and actually that was a GOOD thing... if it had just been going on behind the wood roofing where we wouldn't have seen it, would have been much worse.

ended up building a vent system to get the humidity out...
industrial size dehumidifier couldn't keep up with the moisture a family of 4 put out
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Old 02-06-2014, 07:28 AM   #8
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Quote:
Originally Posted by yukon_jake View Post
Thanks everyone for the positive responses. I do need to clarify, we do not dry camp. I am just looking to tighten up the camper and give us a bit more insulation. Before this unit we had a Dutchman Hybrid amd I used Reflectixin the front and rear bed areas and under the beds.
One of the biggest insulation failures is around the refrigerator. There is no insulation in the cabinet walls, just 1/8" paneling on the inside. But the compartment has two vents thru the exterior wall/roof, so temps behind the refrigerator are pretty much the same as outside air temp. So, roughly 24 square feet of wall area with zero insulation. My thermostat is located on the cabinet wall and could not possibly maintain the right temps. Also the cabinet above the refer and the pantry next to it were useless in the summer heat.

Anyway, I removed the refer and added a double layer of 3/4" rigid foam board beside and above it. Made a big difference, now the thermostat works like it should. Much less heat gain or loss thru the cabinet walls, probably better insulated than the exterior walls. Also since my refer is in an angled cabinet, I found that CR did not install an airflow barrier to keep air flowing over the coils, I fixed that also so the refer works better as well.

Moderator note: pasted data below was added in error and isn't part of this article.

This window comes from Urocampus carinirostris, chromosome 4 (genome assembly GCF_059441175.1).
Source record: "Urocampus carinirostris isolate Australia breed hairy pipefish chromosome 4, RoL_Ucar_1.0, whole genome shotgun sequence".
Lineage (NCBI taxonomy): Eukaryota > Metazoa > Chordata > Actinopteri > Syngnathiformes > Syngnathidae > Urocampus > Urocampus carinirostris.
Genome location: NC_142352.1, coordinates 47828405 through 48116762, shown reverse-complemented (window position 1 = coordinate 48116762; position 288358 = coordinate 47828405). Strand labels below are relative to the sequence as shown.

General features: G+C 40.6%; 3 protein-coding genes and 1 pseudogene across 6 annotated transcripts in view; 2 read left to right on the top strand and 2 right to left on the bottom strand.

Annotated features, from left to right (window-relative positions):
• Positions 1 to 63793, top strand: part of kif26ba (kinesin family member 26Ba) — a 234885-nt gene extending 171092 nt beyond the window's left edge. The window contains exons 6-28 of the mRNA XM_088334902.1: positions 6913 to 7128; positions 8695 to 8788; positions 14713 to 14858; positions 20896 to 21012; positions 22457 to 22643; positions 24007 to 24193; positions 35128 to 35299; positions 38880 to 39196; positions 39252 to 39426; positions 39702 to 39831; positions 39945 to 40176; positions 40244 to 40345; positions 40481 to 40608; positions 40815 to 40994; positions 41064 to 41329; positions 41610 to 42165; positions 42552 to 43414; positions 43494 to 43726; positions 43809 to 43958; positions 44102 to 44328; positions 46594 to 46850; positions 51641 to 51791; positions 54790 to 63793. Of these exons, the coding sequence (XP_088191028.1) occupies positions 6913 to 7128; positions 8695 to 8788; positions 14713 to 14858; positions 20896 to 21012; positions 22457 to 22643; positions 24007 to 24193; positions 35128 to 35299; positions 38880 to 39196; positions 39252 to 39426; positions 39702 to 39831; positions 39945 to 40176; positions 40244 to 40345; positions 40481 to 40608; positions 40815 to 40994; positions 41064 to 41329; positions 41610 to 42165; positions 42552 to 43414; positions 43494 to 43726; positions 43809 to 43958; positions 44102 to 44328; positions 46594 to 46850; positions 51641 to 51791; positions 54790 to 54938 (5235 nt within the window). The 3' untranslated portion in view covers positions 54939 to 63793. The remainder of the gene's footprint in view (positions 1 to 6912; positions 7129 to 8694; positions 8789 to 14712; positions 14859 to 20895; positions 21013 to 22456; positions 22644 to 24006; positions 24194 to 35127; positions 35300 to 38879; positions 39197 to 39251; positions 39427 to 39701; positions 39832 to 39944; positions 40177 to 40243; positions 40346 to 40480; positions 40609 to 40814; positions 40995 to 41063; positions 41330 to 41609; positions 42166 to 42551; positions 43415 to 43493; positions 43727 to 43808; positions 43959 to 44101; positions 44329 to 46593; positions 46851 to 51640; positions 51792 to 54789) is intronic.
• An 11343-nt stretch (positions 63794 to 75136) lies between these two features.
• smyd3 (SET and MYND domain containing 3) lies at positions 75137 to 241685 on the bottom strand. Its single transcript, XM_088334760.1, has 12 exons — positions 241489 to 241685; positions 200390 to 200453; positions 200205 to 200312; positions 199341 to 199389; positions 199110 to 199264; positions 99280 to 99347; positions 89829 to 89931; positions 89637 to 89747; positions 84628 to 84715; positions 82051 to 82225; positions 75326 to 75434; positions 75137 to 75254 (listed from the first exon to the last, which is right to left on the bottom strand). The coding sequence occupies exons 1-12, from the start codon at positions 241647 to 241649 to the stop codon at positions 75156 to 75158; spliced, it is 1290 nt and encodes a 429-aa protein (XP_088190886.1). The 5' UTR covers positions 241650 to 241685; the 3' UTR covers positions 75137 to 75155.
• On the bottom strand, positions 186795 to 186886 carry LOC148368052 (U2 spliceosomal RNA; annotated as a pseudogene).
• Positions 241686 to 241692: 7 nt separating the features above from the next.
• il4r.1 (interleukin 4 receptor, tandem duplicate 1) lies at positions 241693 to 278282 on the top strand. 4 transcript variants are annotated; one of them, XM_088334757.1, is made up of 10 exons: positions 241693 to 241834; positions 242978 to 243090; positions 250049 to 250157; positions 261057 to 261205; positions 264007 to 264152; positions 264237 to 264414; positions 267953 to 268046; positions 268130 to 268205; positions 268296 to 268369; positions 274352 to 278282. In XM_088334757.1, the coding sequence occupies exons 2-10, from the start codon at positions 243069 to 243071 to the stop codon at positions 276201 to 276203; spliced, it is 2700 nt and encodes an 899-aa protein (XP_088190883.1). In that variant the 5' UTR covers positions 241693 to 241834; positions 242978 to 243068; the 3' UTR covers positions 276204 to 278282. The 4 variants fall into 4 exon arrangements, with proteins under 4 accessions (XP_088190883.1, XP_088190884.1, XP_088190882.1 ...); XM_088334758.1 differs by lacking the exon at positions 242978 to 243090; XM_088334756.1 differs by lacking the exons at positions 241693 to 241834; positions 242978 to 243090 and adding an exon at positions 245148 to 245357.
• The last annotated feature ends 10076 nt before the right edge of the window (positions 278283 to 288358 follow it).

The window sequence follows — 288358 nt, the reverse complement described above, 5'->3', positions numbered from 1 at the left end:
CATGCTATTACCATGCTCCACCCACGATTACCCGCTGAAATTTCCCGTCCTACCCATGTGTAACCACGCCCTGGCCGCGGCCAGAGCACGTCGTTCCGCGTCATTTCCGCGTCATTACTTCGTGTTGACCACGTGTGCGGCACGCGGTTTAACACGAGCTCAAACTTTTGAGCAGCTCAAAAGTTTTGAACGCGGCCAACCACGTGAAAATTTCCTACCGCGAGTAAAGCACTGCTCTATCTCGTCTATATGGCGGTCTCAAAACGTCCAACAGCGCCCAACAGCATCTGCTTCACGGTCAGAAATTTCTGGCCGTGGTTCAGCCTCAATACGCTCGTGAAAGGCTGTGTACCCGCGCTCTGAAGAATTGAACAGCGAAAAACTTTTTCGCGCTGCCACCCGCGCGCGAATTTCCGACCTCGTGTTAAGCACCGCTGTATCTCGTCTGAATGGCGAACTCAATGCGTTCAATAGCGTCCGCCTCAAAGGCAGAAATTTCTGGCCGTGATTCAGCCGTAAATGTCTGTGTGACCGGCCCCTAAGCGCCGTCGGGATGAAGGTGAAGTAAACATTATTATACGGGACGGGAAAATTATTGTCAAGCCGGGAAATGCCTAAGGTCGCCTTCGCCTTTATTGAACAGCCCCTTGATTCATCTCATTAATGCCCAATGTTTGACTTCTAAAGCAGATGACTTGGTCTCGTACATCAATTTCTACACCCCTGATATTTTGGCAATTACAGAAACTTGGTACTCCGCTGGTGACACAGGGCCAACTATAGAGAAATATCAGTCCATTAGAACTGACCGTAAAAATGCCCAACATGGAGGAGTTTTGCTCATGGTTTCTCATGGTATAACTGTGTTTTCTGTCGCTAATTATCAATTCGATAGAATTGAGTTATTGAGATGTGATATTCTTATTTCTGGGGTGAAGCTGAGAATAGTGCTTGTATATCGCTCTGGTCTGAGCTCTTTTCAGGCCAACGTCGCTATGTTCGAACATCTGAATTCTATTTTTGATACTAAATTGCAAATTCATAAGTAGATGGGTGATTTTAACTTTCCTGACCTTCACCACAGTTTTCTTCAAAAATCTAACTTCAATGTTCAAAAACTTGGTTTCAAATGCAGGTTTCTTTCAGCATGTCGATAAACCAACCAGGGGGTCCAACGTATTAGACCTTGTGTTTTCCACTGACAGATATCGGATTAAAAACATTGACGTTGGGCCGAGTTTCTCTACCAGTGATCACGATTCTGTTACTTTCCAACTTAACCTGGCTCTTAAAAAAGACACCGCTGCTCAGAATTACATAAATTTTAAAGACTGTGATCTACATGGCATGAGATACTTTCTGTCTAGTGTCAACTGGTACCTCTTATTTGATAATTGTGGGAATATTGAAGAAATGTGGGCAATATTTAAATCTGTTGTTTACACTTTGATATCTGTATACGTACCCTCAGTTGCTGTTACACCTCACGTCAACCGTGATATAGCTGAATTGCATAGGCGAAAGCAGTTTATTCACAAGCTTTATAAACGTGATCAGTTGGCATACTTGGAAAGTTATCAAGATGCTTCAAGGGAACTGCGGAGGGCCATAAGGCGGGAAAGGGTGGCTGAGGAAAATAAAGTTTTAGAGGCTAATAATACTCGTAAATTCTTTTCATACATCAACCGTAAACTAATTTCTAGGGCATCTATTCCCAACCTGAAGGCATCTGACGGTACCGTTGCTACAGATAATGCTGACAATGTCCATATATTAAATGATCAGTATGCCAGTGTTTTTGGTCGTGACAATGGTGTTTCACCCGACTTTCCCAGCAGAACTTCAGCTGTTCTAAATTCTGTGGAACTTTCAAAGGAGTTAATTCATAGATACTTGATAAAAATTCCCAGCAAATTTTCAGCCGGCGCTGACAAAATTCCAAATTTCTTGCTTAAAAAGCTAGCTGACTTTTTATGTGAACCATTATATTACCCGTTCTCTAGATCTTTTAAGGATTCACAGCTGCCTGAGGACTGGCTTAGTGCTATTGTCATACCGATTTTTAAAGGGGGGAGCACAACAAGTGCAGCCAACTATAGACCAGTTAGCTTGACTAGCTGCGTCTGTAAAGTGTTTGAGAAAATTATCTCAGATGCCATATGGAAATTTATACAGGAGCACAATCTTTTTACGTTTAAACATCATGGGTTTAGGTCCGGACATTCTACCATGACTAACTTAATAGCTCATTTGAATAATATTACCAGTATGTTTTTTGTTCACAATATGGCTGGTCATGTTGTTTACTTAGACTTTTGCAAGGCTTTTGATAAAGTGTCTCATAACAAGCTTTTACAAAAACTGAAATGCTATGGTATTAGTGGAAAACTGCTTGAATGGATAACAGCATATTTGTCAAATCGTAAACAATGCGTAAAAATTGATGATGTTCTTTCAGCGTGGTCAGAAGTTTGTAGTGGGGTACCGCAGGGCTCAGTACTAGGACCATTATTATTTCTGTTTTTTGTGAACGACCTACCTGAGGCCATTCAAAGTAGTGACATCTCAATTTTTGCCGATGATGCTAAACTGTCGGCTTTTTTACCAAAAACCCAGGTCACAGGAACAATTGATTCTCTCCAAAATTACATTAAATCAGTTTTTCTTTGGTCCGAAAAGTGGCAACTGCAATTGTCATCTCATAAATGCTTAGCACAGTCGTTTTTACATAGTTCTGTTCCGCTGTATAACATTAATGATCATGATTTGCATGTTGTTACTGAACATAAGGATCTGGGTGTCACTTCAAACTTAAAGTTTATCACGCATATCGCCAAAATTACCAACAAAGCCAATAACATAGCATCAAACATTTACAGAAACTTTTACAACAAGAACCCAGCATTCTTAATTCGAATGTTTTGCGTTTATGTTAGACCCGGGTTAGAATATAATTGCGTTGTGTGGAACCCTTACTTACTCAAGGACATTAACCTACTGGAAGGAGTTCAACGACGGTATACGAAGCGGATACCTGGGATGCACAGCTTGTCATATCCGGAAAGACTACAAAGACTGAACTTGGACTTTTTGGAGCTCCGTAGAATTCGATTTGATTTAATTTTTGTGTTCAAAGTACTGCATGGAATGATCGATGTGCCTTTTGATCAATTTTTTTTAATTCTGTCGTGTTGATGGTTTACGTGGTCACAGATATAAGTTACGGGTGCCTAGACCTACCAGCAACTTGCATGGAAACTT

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Old 02-06-2014, 07:31 PM   #9
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Quote:
Originally Posted by Dayle1 View Post
One of the biggest insulation failures is around the refrigerator. There is no insulation in the cabinet walls, just 1/8" paneling on the inside. But the compartment has two vents thru the exterior wall/roof, so temps behind the refrigerator are pretty much the same as outside air temp. So, roughly 24 square feet of wall area with zero insulation. My thermostat is located on the cabinet wall and could not possibly maintain the right temps. Also the cabinet above the refer and the pantry next to it were useless in the summer heat.

Anyway, I removed the refer and added a double layer of 3/4" rigid foam board beside and above it. Made a big difference, now the thermostat works like it should. Much less heat gain or loss thru the cabinet walls, probably better insulated than the exterior walls. Also since my refer is in an angled cabinet, I found that CR did not install an airflow barrier to keep air flowing over the coils, I fixed that also so the refer works better as well.
Have you heard of any other TTs or 5th wheels that have the insulation problem around the reefer?
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Old 02-07-2014, 06:36 AM   #10
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Mine had the same issue.